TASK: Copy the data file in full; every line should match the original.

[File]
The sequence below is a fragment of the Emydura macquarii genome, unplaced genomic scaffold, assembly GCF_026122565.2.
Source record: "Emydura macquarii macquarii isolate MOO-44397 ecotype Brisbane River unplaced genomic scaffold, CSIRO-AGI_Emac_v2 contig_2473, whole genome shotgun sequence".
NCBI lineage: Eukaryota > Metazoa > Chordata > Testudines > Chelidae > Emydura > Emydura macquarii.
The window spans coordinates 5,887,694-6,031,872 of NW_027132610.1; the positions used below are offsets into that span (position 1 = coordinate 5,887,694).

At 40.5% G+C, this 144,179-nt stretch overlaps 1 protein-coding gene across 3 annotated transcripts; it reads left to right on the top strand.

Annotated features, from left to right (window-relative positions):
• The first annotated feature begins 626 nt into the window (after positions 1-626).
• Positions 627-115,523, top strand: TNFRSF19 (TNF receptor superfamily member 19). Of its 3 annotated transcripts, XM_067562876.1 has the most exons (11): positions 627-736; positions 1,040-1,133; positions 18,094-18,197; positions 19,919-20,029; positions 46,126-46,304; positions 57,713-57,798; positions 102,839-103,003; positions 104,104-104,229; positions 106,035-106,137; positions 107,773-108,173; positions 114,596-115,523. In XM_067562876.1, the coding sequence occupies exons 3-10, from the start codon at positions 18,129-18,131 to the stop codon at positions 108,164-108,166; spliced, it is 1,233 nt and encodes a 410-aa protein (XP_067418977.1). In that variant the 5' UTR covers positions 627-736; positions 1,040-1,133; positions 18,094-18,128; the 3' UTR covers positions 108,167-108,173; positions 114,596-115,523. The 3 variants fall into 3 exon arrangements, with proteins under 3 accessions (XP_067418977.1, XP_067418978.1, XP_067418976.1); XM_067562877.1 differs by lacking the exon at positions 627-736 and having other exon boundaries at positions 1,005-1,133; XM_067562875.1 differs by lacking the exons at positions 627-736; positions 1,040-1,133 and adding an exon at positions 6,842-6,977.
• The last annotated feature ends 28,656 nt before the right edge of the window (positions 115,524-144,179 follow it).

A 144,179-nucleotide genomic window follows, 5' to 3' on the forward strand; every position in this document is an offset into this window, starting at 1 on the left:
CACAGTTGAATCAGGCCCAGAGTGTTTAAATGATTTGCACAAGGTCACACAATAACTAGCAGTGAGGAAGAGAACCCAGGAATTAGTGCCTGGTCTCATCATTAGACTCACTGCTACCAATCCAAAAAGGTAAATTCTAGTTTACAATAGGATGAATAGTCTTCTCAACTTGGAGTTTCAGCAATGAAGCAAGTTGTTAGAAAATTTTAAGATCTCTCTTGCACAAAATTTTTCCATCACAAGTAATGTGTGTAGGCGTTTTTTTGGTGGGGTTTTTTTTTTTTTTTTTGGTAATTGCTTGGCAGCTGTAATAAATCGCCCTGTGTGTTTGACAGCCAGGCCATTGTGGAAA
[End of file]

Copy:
The sequence below is a fragment of the Emydura macquarii genome, unplaced genomic scaffold, assembly GCF_026122565.2.
Source record: "Emydura macquarii macquarii isolate MOO-44397 ecotype Brisbane River unplaced genomic scaffold, CSIRO-AGI_Emac_v2 contig_2473, whole genome shotgun sequence".
NCBI lineage: Eukaryota > Metazoa > Chordata > Testudines > Chelidae > Emydura > Emydura macquarii.
The window spans coordinates 5,887,694-6,031,872 of NW_027132610.1; the positions used below are offsets into that span (position 1 = coordinate 5,887,694).

At 40.5% G+C, this 144,179-nt stretch overlaps 1 protein-coding gene across 3 annotated transcripts; it reads left to right on the top strand.

Annotated features, from left to right (window-relative positions):
• The first annotated feature begins 626 nt into the window (after positions 1-626).
• Positions 627-115,523, top strand: TNFRSF19 (TNF receptor superfamily member 19). Of its 3 annotated transcripts, XM_067562876.1 has the most exons (11): positions 627-736; positions 1,040-1,133; positions 18,094-18,197; positions 19,919-20,029; positions 46,126-46,304; positions 57,713-57,798; positions 102,839-103,003; positions 104,104-104,229; positions 106,035-106,137; positions 107,773-108,173; positions 114,596-115,523. In XM_067562876.1, the coding sequence occupies exons 3-10, from the start codon at positions 18,129-18,131 to the stop codon at positions 108,164-108,166; spliced, it is 1,233 nt and encodes a 410-aa protein (XP_067418977.1). In that variant the 5' UTR covers positions 627-736; positions 1,040-1,133; positions 18,094-18,128; the 3' UTR covers positions 108,167-108,173; positions 114,596-115,523. The 3 variants fall into 3 exon arrangements, with proteins under 3 accessions (XP_067418977.1, XP_067418978.1, XP_067418976.1); XM_067562877.1 differs by lacking the exon at positions 627-736 and having other exon boundaries at positions 1,005-1,133; XM_067562875.1 differs by lacking the exons at positions 627-736; positions 1,040-1,133 and adding an exon at positions 6,842-6,977.
• The last annotated feature ends 28,656 nt before the right edge of the window (positions 115,524-144,179 follow it).

A 144,179-nucleotide genomic window follows, 5' to 3' on the forward strand; every position in this document is an offset into this window, starting at 1 on the left:
CACAGTTGAATCAGGCCCAGAGTGTTTAAATGATTTGCACAAGGTCACACAATAACTAGCAGTGAGGAAGAGAACCCAGGAATTAGTGCCTGGTCTCATCATTAGACTCACTGCTACCAATCCAAAAAGGTAAATTCTAGTTTACAATAGGATGAATAGTCTTCTCAACTTGGAGTTTCAGCAATGAAGCAAGTTGTTAGAAAATTTTAAGATCTCTCTTGCACAAAATTTTTCCATCACAAGTAATGTGTGTAGGCGTTTTTTTGGTGGGGTTTTTTTTTTTTTTTTTGGTAATTGCTTGGCAGCTGTAATAAATCGCCCTGTGTGTTTGACAGCCAGGCCATTGTGGAAA